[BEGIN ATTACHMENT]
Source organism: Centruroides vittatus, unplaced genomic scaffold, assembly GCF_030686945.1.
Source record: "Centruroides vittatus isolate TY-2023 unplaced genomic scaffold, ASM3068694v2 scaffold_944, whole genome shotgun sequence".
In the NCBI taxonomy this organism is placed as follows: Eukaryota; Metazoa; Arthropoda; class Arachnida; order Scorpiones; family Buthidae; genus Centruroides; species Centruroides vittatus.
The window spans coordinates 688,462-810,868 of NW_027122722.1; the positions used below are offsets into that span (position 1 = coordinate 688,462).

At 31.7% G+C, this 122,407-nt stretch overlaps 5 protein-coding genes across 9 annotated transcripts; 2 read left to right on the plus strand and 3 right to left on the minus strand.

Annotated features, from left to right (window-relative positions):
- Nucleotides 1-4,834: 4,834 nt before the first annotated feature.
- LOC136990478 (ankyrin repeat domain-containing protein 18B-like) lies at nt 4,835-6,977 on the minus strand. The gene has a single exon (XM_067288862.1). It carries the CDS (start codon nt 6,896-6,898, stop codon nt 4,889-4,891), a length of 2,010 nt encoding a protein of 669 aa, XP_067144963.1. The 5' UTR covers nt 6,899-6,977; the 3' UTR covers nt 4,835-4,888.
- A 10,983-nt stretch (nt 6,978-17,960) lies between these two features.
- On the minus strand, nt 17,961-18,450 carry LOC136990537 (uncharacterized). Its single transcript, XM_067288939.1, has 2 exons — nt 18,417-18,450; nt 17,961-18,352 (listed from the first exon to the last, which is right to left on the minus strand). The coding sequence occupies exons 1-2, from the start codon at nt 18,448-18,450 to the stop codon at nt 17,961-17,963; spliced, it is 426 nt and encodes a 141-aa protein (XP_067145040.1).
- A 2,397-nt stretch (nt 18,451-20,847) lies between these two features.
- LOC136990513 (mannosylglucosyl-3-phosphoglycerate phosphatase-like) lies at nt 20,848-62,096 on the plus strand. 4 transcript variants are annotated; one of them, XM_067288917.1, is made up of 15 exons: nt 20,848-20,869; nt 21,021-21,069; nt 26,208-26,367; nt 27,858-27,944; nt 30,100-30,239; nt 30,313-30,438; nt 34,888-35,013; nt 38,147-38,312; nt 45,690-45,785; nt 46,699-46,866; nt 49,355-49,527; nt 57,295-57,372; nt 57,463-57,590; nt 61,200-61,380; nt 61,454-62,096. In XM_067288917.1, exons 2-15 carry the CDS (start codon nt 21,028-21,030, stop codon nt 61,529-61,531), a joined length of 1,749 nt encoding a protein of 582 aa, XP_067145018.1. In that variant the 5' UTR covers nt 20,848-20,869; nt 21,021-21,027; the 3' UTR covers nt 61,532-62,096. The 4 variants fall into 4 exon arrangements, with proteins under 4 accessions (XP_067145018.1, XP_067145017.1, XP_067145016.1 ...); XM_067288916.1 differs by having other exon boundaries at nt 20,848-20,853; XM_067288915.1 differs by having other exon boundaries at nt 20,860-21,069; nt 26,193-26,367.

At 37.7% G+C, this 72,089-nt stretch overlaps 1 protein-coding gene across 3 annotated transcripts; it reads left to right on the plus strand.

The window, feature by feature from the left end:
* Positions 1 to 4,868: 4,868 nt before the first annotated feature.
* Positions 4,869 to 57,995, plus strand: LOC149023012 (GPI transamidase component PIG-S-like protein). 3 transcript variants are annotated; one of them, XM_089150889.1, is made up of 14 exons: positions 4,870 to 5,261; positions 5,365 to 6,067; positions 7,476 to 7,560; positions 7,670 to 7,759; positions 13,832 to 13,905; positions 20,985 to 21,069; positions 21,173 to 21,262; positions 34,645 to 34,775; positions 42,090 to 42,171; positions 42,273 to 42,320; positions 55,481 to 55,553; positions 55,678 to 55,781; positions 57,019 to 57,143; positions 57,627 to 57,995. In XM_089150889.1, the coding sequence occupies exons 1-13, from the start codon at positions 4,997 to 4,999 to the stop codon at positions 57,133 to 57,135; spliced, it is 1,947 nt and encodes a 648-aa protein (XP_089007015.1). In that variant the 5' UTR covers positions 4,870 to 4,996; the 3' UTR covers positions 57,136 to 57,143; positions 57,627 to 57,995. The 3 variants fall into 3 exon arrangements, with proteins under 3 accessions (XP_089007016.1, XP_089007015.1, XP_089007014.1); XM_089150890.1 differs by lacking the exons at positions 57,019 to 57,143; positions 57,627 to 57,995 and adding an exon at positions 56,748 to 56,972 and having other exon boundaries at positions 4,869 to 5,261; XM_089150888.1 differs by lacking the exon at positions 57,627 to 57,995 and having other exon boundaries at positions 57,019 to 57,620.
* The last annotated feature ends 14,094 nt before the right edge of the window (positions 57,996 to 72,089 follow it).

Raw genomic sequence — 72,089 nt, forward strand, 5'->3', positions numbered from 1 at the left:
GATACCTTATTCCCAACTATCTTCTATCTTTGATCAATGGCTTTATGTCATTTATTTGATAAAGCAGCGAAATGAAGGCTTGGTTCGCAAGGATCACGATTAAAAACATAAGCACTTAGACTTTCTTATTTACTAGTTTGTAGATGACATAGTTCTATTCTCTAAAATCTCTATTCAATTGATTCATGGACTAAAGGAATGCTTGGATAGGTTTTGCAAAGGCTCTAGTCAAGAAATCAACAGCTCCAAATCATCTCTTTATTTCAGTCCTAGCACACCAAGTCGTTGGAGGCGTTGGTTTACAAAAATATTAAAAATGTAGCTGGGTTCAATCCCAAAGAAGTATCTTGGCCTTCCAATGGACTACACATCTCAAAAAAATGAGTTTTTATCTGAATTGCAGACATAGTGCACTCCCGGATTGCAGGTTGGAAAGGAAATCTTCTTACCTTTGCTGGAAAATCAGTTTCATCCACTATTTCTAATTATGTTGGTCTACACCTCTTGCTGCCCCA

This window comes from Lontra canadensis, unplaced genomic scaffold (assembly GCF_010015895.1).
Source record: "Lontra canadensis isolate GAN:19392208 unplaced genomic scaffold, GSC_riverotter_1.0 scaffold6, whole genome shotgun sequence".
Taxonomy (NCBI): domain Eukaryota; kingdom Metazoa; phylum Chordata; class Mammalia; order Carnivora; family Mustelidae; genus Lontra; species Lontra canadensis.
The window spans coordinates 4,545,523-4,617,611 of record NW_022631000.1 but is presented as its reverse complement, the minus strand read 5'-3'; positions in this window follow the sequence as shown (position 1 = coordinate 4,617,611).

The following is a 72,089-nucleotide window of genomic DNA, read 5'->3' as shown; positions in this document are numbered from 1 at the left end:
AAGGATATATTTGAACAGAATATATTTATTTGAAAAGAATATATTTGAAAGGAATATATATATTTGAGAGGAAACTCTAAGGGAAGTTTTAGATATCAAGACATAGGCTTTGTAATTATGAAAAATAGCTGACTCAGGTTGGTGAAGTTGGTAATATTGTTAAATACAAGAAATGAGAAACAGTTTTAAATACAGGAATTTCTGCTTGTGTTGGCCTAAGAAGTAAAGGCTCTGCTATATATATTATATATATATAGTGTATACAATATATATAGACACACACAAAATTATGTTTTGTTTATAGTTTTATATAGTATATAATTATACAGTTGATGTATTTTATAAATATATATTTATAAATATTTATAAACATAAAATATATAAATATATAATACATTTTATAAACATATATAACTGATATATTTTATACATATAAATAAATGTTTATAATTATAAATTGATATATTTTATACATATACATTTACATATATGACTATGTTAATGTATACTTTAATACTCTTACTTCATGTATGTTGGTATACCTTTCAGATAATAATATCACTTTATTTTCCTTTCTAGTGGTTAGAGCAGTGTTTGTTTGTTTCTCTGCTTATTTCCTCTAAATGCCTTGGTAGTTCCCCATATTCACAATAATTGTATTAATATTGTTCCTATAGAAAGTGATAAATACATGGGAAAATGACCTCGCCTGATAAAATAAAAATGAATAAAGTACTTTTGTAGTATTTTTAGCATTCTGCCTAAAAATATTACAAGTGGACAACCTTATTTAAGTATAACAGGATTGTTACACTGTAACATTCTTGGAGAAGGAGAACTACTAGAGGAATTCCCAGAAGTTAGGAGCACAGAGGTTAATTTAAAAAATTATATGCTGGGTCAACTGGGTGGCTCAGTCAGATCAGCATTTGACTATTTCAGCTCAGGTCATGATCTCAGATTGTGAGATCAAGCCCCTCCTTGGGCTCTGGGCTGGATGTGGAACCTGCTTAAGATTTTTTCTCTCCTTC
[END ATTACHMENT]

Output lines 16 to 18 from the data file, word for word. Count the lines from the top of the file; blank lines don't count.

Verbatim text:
* Positions 4,869 to 57,995, plus strand: LOC149023012 (GPI transamidase component PIG-S-like protein). 3 transcript variants are annotated; one of them, XM_089150889.1, is made up of 14 exons: positions 4,870 to 5,261; positions 5,365 to 6,067; positions 7,476 to 7,560; positions 7,670 to 7,759; positions 13,832 to 13,905; positions 20,985 to 21,069; positions 21,173 to 21,262; positions 34,645 to 34,775; positions 42,090 to 42,171; positions 42,273 to 42,320; positions 55,481 to 55,553; positions 55,678 to 55,781; positions 57,019 to 57,143; positions 57,627 to 57,995. In XM_089150889.1, the coding sequence occupies exons 1-13, from the start codon at positions 4,997 to 4,999 to the stop codon at positions 57,133 to 57,135; spliced, it is 1,947 nt and encodes a 648-aa protein (XP_089007015.1). In that variant the 5' UTR covers positions 4,870 to 4,996; the 3' UTR covers positions 57,136 to 57,143; positions 57,627 to 57,995. The 3 variants fall into 3 exon arrangements, with proteins under 3 accessions (XP_089007016.1, XP_089007015.1, XP_089007014.1); XM_089150890.1 differs by lacking the exons at positions 57,019 to 57,143; positions 57,627 to 57,995 and adding an exon at positions 56,748 to 56,972 and having other exon boundaries at positions 4,869 to 5,261; XM_089150888.1 differs by lacking the exon at positions 57,627 to 57,995 and having other exon boundaries at positions 57,019 to 57,620.
* The last annotated feature ends 14,094 nt before the right edge of the window (positions 57,996 to 72,089 follow it).

Raw genomic sequence — 72,089 nt, forward strand, 5'->3', positions numbered from 1 at the left: